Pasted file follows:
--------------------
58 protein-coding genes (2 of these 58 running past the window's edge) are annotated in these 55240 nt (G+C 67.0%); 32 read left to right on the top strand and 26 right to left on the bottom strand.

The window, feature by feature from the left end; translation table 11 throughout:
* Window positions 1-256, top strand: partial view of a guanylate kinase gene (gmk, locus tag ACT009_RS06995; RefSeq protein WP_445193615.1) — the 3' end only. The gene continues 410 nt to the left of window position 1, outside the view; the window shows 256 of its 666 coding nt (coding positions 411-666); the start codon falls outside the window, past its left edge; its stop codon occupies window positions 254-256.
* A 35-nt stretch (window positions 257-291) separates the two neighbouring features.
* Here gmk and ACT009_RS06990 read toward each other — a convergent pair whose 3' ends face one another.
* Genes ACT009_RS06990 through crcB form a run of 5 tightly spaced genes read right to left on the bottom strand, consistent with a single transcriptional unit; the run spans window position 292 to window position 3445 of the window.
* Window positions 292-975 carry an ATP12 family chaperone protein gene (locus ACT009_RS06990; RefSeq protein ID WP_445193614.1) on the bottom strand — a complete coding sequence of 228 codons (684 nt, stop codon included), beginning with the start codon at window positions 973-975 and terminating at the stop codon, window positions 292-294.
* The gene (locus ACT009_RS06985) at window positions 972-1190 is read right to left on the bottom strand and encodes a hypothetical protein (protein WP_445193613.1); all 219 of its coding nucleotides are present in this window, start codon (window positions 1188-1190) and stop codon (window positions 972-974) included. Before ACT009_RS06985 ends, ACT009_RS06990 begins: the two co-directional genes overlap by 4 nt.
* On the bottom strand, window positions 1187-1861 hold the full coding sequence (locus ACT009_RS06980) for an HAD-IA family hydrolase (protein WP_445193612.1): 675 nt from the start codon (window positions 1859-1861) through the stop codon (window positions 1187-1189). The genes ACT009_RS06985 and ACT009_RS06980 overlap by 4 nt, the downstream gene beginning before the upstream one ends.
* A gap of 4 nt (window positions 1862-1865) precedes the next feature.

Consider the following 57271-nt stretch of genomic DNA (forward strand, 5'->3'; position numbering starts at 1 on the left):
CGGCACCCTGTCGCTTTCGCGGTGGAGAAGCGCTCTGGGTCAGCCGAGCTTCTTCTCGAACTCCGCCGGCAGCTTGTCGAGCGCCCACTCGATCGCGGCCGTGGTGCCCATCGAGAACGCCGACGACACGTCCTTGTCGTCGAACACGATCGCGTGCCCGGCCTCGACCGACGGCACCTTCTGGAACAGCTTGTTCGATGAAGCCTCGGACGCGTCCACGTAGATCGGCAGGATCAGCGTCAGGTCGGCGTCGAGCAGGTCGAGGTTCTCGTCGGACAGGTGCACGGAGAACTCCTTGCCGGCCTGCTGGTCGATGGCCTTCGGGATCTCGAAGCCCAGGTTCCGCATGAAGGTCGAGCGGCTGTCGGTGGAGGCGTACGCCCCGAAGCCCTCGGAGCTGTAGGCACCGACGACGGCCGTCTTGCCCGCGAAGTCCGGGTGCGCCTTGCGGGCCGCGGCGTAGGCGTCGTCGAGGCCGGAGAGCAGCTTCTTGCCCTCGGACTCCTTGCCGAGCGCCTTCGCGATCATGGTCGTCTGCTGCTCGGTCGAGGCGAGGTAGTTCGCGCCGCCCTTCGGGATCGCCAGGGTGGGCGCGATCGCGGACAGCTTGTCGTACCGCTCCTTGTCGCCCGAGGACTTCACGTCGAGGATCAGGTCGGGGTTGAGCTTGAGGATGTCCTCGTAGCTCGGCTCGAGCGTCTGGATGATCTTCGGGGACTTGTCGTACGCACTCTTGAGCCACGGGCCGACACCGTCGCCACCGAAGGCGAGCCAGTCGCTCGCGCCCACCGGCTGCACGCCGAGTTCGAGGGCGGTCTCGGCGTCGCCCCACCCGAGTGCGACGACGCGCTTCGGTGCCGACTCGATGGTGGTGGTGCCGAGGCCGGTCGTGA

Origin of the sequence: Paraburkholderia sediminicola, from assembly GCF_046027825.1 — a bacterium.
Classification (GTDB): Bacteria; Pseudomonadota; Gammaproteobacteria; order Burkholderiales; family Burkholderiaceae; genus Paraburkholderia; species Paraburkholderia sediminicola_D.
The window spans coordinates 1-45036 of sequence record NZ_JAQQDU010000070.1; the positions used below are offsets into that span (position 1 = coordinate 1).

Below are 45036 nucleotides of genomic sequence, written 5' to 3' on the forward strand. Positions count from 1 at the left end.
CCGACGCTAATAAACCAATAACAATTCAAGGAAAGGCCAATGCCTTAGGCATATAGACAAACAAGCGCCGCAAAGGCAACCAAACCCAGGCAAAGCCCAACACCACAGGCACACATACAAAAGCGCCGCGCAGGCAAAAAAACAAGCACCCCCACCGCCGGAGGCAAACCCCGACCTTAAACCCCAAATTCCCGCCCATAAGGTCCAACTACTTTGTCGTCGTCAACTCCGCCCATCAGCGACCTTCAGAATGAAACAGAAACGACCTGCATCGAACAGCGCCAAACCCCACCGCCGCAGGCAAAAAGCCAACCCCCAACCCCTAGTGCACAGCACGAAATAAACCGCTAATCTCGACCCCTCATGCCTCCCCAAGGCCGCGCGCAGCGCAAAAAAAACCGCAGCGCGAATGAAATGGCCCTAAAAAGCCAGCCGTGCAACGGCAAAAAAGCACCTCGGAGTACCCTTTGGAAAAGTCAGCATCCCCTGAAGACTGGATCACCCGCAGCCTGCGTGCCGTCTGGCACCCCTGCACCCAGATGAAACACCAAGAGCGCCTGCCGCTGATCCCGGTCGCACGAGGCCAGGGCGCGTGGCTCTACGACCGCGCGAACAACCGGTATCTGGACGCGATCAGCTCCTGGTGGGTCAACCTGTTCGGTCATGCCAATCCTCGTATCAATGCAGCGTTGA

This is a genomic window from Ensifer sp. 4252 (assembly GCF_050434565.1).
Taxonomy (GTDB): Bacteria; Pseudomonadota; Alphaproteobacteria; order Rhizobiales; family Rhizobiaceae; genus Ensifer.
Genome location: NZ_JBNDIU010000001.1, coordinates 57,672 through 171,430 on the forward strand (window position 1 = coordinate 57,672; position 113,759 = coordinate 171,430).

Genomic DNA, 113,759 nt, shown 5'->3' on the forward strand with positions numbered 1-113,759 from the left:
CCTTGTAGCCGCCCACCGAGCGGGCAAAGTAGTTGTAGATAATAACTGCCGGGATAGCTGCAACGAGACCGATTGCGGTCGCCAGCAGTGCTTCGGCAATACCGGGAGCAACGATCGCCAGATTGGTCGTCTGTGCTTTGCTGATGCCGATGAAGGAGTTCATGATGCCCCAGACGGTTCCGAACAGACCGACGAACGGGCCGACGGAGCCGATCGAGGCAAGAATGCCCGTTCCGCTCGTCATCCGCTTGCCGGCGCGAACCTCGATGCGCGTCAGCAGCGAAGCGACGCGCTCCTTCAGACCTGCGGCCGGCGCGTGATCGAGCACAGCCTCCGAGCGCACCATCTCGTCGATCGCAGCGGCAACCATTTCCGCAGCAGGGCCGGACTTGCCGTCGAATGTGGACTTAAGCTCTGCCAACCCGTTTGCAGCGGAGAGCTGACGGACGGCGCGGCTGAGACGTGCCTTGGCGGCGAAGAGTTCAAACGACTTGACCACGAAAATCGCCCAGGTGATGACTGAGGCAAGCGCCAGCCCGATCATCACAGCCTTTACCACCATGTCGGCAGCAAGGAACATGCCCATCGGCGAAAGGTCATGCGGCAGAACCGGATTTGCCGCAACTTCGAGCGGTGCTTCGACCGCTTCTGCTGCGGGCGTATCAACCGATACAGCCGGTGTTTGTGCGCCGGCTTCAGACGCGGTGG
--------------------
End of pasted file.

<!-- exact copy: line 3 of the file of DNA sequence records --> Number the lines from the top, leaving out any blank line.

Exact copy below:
* Window positions 1-256, top strand: partial view of a guanylate kinase gene (gmk, locus tag ACT009_RS06995; RefSeq protein WP_445193615.1) — the 3' end only. The gene continues 410 nt to the left of window position 1, outside the view; the window shows 256 of its 666 coding nt (coding positions 411-666); the start codon falls outside the window, past its left edge; its stop codon occupies window positions 254-256.